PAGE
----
Iron supplementation affects hematologic biomarker concentrations and pregnancy outcomes among iron-deficient tanzanian women1-3

Ajibola I. Abioye, Said Aboud, Zulfiqar Premji, Analee J. Etheredge, Nilupa S. Gunaratna, Christopher R. Sudfeld, Robert Mongi, Laura Meloney, Anne Marie Darling, Ramadhani A. Noor, Donna Spiegelman, Christopher Duggan, Wafaie Fawzi

Research output: Contribution to journalArticlepeer-review

29 Citations (Scopus)


Background: Iron deficiency is a highly prevalent micronutrient abnormality and the most common cause of anemia globally, worsening the burden of adverse pregnancy and child outcomes. Objective: We sought to evaluate the response of hematologic biomarkers to iron supplementation and to examine the predictors of the response to iron supplementation among iron-deficient pregnant women. Methods: Weidentified 600 iron-deficient (serumferritin≤12μg/L) pregnant women, aged 18-45 y, presenting to 2 antenatal clinics in Dar es Salaam, Tanzania using rapid ferritin screening tests, and prospectively followed them through delivery and postpartum. All women received 60 mg Fe and 0.25 mg folate daily from enrollment until delivery. Proportions meeting the thresholds representing deficient hematologic status including hemoglobin <110 g/L, ferritin ≤12 μg/L, serum soluble transferrin receptor (sTfR) >4.4 mg/L, zinc protoporphyrin (ZPP) >70 mmol/L, or hepcidin ≤13.3 μg/L at baseline and delivery were assessed. The prospective change in biomarker concentration and the influence of baseline hematologic status on the change in biomarker concentrations were assessed. Regression models were estimated to assess the relation of change in biomarker concentrations and pregnancy outcomes. Results: Therewas significant improvement inmaternal biomarker concentrations between baseline and delivery, with increases in the concentrations of hemoglobin (mean difference: 15.2 g/L; 95% CI: 13.2, 17.2 g/L), serum ferritin (51.6 μg/L; 95% CI: 49.5, 58.8 μg/L), and serumhepcidin (14.0 μg/L; 95% CI: 12.4, 15.6 μg/L) and decreases in sTfR (21.7mg/L; 95% CI:22.0,21.3mg/L) and ZPP (217.8 mmol/L; 95% CI: 232.1, 3.5 mmol/L). The proportions of participants with low hemoglobin, ferritin, and hepcidin were 73%, 93%, and 99%, respectively, at baseline and 34%, 12%, and 46%, respectively, at delivery. The improvements in biomarker concentrationswere significantly greater among participants with poor hematologic status at baseline - up to 12.1 g/L and 14.5 μg/L for hemoglobin and ferritin concentrations, respectively. For every 10-g/L increase in hemoglobin concentration, therewas a 24% reduced risk of perinatal mortality (RR = 0.76; 95% CI: 0.59, 0.99) and a 23% reduced risk of early infantmortality (RR = 0.77; 95% CI: 0.60, 0.99). The risk of anemia at delivery despite supplementation was predicted by baseline anemia (RR = 2.11; 95% CI: 1.39, 3.18) and improvements in ferritin concentration were more likely to be observed in participants who took iron supplements for up to 90 d (RR = 1.41; 95% CI: 1.13, 1.76). Conclusion: Iron supplementation decreases the risk of maternal anemia and increases the likelihood of infant survival among iron-deficient Tanzanian pregnant women. Interventions to promote increased duration and adherence to iron supplements may also provide greater health benefits.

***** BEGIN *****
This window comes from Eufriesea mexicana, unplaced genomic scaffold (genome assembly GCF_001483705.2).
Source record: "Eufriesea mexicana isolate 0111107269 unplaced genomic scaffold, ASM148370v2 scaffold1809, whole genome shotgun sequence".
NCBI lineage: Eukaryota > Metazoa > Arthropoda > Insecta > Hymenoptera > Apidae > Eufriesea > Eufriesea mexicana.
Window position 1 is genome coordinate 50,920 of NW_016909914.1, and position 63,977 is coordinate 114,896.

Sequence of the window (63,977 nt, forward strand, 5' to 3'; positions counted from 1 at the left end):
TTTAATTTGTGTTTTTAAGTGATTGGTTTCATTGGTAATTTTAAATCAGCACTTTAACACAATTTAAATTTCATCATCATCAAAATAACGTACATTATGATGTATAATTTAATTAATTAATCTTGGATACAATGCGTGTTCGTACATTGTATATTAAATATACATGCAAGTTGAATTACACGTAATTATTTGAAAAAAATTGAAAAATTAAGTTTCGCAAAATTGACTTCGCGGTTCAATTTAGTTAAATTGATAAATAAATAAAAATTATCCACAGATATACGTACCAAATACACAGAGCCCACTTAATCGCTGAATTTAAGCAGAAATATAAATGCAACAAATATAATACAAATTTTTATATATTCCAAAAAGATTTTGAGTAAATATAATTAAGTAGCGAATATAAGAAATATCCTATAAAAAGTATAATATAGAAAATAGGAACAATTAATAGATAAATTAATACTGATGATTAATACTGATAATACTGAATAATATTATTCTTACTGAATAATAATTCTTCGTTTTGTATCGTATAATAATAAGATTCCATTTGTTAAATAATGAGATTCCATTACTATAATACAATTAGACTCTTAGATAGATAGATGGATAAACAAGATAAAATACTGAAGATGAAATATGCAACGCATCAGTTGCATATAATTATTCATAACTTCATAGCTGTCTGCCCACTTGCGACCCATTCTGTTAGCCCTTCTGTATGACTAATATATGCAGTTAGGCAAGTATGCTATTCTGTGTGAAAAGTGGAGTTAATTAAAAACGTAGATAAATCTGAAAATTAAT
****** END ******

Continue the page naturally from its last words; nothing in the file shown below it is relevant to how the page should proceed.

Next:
Original languageEnglish
Pages (from-to)1162-1171
Number of pages10
JournalJournal of Nutrition
Issue number6
Publication statusPublished - 2016
Externally publishedYes


  • Anemia
  • Biological markers
  • Dietary supplement
  • Iron deficiency
  • Pregnancy outcomes


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